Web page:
HLFF Spotlight: 10th HLF
Deepfakes and Open Science – Shifani Dilrukshi Gamage
The Heidelberg Laureate Forum has a single purpose: To provide some of the brightest minds in mathematics and computer science with the space and time to make connections and find inspiration. The HLFF Spotlight series shines a light on some of the brilliant young researchers attending the event, their background and research, as well as their expectations for the HLF.
Dilrukshi Gamage, a postdoctoral fellow from Sri Lanka who studies how society is influenced by technology, is already an HLF ‘veteran’. She attended the 5th HLF in 2017, midway through her PhD in Computer Science. Since then, she has carried with her the following advice offered by ACM A.M. Turing Award recipient and cryptologist, Martin Hellman: “The interesting thing in research is to be curious rather than furious.”
His words have since focused her while she weathered the logistical and administrative struggles that are typical of the career of an up-and-coming researcher, and one working in a field fraught with controversy and ethical dilemmas to boot. This includes studies not going to plan, and bracing oneself for the storm of reviewers who do not fully appreciate the value of such work.
“This mantra emphasizes to me the value of approaching challenges with an open, inquisitive mindset instead of becoming frustrated. It really encourages me to channel my energy more effectively into exploring, adapting, and collaborating. This has ultimately led to more meaningful discoveries and a positive research experience,” explains Dilrukshi, who in 2021 received her PhD from the University of Moratuwa in Sri Lanka.
As a postdoctoral fellow at the Tokyo Institute of Technology in Japan, she is now part of the research team of Kazutoshi Sasahara, an expert in computational social science and data analysis. Her current research is supported by the Japanese Science and Technology Agency (JST-CREST).
“Ethical considerations must be taken into account when adopting new technologies, in an effort to mitigate possible harm to society,” says Dilrukshi.
She studies how to better detect AI-generated images, soundbites, and deepfakes, as well as how to counter misinformation and disinformation. Her work includes finding ways to improve the discourse and landscape analysis around these topics through digital traces by incorporating tools and methodologies inherited from computational social science and human-computer interaction. This is done to track how society and its processes react to digital shenanigans. Dilrukshi also conducts quantitative and qualitative ethnographic and computational research on digital communities such as Reddit and Facebook, as well as on large-scale open learning communities such as Massive Open Online Courses (MOOCs).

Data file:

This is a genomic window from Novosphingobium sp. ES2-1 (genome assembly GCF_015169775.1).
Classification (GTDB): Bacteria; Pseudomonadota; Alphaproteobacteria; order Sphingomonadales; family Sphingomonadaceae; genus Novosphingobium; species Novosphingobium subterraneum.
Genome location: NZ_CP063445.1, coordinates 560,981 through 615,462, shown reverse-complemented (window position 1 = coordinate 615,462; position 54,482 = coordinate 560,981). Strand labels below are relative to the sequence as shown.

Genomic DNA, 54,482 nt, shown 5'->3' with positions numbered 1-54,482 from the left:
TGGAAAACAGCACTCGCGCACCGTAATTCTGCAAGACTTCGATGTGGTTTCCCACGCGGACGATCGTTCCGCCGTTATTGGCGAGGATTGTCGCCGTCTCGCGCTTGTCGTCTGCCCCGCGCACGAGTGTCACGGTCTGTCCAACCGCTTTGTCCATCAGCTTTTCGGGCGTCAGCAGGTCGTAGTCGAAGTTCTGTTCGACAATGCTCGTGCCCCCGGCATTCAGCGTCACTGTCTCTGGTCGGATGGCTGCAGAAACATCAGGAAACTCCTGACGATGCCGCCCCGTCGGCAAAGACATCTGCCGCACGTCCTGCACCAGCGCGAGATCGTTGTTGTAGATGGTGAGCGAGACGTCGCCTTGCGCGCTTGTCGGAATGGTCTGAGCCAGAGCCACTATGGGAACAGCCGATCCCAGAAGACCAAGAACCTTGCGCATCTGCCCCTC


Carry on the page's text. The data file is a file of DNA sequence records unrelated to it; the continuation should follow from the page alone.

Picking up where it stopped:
For a recent presentation at the 8th International Conference on Computational Social Science (IC2S2 2022) in the USA, for example, Dilrukshi and a colleague analysed how people discuss deepfakes on social media sites like Twitter and Reddit. The word “deepfake” (which refers to the use of deep learning programmes to create fake images or sound) was first used on a Reddit forum in 2017, along with pornographic videos altered using machine learning algorithms. Deepfakes were also the topic of a chapter Dilrukshi was the lead author of in the book Frontiers of Fake Media Generation and Detection, published by Springer in 2021.
She worries that people too readily forward so-called “too good to be true” images or audio clips without checking their validity.
“It’s not that people don’t know how to find the truth. There are tools which can easily do so. It’s that people are not cognitively trained to think whether some content may be true or not, or do not have time to evaluate whether there is truth in it,” Dilrukshi explains.
Dilrukshi and others working on the project leverage human-computer interactions and computational social sciences to derive insights and design tools and technologies. They hope their analysis of data and trends will help the world stay one step ahead of criminals and pranksters. She is increasingly worried about how sophisticated AI-generated voice technology is becoming.
“AI-generated voice technology can make you say things that you never did, without a person listening on the other side of a phone even realising that it’s not you,” she explains, ever worried that especially elderly people might easily be fooled when for instance receiving fake voice notes asking for help from fake “family and friends”.
She foresees that people will increasingly have to become “old school” in their interactions with others again, and in important cases may gradually have to swap screen-based meetings for in-person interactions to counter the possibility of being conned.
The 10th HLF
Dilrukshi estimates that she had memorable chats with roughly 60% of young researchers attending the 5th HLF in 2017. She hopes to improve on her record in 2023.
She still fondly remembers swapping stories about Sri Lanka with British laureate Tony Hoare (the 1980 Turing Award recipient), who was born in Sri Lanka.
Dilrukshi says that going into her first HLF, she did not fully grasp how many opportunities to informally engage with laureates there would be on the programme.